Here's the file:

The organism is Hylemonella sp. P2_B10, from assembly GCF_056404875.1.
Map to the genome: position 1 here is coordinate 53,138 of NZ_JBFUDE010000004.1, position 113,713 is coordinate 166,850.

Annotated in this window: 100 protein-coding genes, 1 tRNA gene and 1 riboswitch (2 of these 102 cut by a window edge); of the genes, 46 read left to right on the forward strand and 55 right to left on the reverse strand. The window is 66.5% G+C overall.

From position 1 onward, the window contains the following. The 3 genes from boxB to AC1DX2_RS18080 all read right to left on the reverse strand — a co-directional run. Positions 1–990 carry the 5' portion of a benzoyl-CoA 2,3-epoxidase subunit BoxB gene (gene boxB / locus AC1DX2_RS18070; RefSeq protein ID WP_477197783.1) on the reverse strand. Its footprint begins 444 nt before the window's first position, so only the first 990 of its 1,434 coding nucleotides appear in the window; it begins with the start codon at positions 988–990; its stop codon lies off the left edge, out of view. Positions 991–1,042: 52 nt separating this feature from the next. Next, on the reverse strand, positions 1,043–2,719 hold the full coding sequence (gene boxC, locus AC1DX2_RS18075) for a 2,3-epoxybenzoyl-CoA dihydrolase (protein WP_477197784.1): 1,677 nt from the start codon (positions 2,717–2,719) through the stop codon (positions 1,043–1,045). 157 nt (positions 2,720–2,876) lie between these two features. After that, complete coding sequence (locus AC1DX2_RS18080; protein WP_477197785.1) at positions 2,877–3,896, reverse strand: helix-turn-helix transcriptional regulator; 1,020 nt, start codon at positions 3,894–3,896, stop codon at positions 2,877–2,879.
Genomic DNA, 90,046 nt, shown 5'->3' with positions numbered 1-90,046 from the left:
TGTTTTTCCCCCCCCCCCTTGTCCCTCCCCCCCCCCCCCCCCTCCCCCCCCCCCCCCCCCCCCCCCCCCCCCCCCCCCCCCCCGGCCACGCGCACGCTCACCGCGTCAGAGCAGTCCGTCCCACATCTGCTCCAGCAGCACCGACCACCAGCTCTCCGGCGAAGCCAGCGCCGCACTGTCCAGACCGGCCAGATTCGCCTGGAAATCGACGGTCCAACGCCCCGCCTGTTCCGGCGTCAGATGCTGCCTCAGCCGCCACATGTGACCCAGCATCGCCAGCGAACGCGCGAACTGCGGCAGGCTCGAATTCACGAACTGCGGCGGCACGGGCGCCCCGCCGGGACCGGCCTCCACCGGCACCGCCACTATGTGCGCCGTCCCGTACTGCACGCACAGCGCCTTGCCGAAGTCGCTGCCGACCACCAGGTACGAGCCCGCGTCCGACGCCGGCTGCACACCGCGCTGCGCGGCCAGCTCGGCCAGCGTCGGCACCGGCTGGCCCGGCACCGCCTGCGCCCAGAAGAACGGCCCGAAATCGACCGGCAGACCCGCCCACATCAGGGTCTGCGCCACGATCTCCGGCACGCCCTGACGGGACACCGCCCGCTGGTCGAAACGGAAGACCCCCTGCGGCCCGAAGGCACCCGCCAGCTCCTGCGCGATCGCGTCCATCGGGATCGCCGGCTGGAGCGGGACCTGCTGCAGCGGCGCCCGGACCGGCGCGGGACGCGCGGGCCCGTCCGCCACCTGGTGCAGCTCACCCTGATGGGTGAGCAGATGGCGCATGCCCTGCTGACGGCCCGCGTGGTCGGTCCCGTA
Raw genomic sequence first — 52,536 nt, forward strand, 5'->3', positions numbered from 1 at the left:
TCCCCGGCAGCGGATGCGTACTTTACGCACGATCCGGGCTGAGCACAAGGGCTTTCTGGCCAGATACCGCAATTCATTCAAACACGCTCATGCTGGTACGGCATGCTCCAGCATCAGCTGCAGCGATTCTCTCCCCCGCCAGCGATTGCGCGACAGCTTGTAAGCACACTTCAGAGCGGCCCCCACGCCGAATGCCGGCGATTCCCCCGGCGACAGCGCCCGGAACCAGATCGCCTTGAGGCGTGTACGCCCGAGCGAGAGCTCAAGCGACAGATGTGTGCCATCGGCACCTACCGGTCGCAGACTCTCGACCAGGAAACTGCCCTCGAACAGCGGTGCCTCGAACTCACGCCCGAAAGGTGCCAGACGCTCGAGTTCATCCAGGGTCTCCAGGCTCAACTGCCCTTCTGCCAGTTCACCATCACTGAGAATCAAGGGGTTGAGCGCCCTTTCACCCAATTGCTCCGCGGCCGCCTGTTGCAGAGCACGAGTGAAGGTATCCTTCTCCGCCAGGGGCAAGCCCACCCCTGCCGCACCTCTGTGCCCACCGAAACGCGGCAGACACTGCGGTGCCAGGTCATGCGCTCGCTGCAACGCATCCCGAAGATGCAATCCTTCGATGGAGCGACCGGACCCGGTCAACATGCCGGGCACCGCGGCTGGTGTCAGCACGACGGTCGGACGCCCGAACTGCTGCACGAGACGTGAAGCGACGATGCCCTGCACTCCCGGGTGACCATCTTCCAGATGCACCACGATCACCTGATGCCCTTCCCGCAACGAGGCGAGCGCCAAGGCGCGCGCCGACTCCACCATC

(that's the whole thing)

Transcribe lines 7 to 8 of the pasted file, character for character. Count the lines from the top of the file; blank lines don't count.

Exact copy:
Raw genomic sequence first — 52,536 nt, forward strand, 5'->3', positions numbered from 1 at the left:
TCCCCGGCAGCGGATGCGTACTTTACGCACGATCCGGGCTGAGCACAAGGGCTTTCTGGCCAGATACCGCAATTCATTCAAACACGCTCATGCTGGTACGGCATGCTCCAGCATCAGCTGCAGCGATTCTCTCCCCCGCCAGCGATTGCGCGACAGCTTGTAAGCACACTTCAGAGCGGCCCCCACGCCGAATGCCGGCGATTCCCCCGGCGACAGCGCCCGGAACCAGATCGCCTTGAGGCGTGTACGCCCGAGCGAGAGCTCAAGCGACAGATGTGTGCCATCGGCACCTACCGGTCGCAGACTCTCGACCAGGAAACTGCCCTCGAACAGCGGTGCCTCGAACTCACGCCCGAAAGGTGCCAGACGCTCGAGTTCATCCAGGGTCTCCAGGCTCAACTGCCCTTCTGCCAGTTCACCATCACTGAGAATCAAGGGGTTGAGCGCCCTTTCACCCAATTGCTCCGCGGCCGCCTGTTGCAGAGCACGAGTGAAGGTATCCTTCTCCGCCAGGGGCAAGCCCACCCCTGCCGCACCTCTGTGCCCACCGAAACGCGGCAGACACTGCGGTGCCAGGTCATGCGCTCGCTGCAACGCATCCCGAAGATGCAATCCTTCGATGGAGCGACCGGACCCGGTCAACATGCCGGGCACCGCGGCTGGTGTCAGCACGACGGTCGGACGCCCGAACTGCTGCACGAGACGTGAAGCGACGATGCCCTGCACTCCCGGGTGACCATCTTCCAGATGCACCACGATCACCTGATGCCCTTCCCGCAACGAGGCGAGCGCCAAGGCGCGCGCCGACTCCACCATC